via AP images. Anonymous/dapd
Ford is hoping to draw the connection between its cars and Tupac Shakur with the launch of an all-new 2013 Ford Fusion Campaign featuring the Tupac’s poem, “The Rose That Grew from Concrete.” The folks at Ford say it symbolizes the “Fusion’s breakthrough in performance, style and innovation – a transformation of consumer expectations of midsize sedans.”
The campaign, called “A Rose,” includes the TV ad below and stars Andre Royo (aka “Bubbles”) from HBO’s The Wire. “The Rose That Grew from Concrete” is recited in voice-over.
This creative turn by Ford was initiated by UniWorld Group, Ford’s African American advertising agency of record. “The late Tupac Shakur’s poem, ‘The Rose That Grew from Concrete,’ is the perfect description for the way the new Fusion’s design came to be,” explains Shawn Thompson, Ford manager of multicultural marketing, in a press release. “This campaign breaks completely away from anything we’ve done in the past to introduce consumers to a new vehicle utilizing a poem by one of hip hop’s most celebrated artists.This campaign, like the poem, has an inspiring message at its core.”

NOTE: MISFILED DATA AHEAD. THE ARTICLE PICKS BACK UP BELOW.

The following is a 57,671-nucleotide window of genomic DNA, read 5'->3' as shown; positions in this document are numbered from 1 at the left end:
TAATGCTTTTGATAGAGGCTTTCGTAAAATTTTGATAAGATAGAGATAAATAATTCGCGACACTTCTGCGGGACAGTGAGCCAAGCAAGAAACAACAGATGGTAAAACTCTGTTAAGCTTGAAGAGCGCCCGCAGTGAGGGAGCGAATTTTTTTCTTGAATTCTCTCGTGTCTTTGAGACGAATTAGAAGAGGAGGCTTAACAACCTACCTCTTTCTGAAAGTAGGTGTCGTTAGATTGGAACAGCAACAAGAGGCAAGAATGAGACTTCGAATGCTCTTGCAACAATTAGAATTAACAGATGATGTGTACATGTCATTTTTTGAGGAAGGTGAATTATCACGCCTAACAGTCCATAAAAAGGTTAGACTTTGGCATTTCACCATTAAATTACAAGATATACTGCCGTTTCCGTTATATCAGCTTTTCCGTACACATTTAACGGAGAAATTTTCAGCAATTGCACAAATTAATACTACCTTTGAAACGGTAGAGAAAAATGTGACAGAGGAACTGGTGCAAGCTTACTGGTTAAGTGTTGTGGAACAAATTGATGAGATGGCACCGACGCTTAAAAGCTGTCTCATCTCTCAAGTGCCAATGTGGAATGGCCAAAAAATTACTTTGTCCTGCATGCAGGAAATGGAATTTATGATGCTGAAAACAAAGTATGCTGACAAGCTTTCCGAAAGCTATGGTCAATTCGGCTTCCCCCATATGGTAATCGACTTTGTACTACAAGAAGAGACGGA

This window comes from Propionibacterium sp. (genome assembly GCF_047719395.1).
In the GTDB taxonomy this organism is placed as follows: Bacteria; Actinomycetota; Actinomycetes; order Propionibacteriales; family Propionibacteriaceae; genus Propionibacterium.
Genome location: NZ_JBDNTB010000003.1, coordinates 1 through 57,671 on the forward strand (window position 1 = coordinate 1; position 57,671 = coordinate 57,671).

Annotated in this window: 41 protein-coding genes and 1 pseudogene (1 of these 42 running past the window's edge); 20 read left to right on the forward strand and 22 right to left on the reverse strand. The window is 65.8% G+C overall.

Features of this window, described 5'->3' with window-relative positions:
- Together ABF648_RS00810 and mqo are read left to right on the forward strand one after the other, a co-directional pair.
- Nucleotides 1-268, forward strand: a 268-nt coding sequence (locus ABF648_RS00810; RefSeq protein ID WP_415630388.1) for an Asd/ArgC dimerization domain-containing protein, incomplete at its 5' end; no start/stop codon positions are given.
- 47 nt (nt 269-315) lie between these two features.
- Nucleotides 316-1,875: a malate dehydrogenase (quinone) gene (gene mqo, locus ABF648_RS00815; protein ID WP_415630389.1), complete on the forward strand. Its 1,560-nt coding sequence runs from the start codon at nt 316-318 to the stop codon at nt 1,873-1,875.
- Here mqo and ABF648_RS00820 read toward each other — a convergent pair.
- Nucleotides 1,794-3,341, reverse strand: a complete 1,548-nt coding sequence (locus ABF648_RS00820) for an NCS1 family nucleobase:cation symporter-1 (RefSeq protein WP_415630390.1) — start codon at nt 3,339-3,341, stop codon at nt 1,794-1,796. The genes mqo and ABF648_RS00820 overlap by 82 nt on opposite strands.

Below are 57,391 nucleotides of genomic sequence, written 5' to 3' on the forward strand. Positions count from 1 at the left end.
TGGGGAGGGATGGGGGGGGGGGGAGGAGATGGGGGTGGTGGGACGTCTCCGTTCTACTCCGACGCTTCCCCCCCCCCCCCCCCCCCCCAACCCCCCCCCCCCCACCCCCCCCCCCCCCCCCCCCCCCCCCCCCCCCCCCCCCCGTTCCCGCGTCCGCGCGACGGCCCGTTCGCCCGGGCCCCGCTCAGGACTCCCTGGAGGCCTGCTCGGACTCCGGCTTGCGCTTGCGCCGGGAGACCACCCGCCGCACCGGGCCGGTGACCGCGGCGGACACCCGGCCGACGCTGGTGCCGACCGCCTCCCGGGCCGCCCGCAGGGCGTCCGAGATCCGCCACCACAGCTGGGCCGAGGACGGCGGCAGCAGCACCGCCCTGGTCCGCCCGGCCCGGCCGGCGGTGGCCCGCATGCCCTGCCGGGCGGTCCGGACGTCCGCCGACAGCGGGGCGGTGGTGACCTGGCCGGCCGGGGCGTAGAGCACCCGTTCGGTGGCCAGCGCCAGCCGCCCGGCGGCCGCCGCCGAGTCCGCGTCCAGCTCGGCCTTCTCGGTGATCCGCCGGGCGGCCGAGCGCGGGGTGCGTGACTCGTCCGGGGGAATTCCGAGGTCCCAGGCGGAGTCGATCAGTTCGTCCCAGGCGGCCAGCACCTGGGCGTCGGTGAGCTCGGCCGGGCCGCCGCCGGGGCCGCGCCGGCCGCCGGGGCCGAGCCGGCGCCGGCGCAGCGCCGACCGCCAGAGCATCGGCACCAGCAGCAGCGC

The car company wants to appeal to the African-American consumer. And no wonder. African Americans purchased 641,090 new vehicles in 2010, accounting for 7.4 percent of all new vehicle sales, found automotive research firm RL Polk. As we reported recently, Muléy cited RL Polk and Yankelovich studies pointing out that black women account for 58 percent of all new cars and trucks purchased by African Americans, compared to 44 percent of women in the general population.
African Americans tend to buy from Toyota while Ford is the black community’s second favorite car company, with 11.7 percent of sales, according to R.L. Polk. Toyota generates 15 percent of sales from blacks.
Thecampaign also includes radio and print ads in addition to a digital component featuring a series of Web videos that will live on http://www.ford.com/brandnew. And of course, “The Rose” campaign is also featured on the Ford Fusion YouTube channel and Ford Fusion Facebook page.
Would this make you more likely to buy the Ford Fusion? Or do you oppose the use of the poem in a car ad?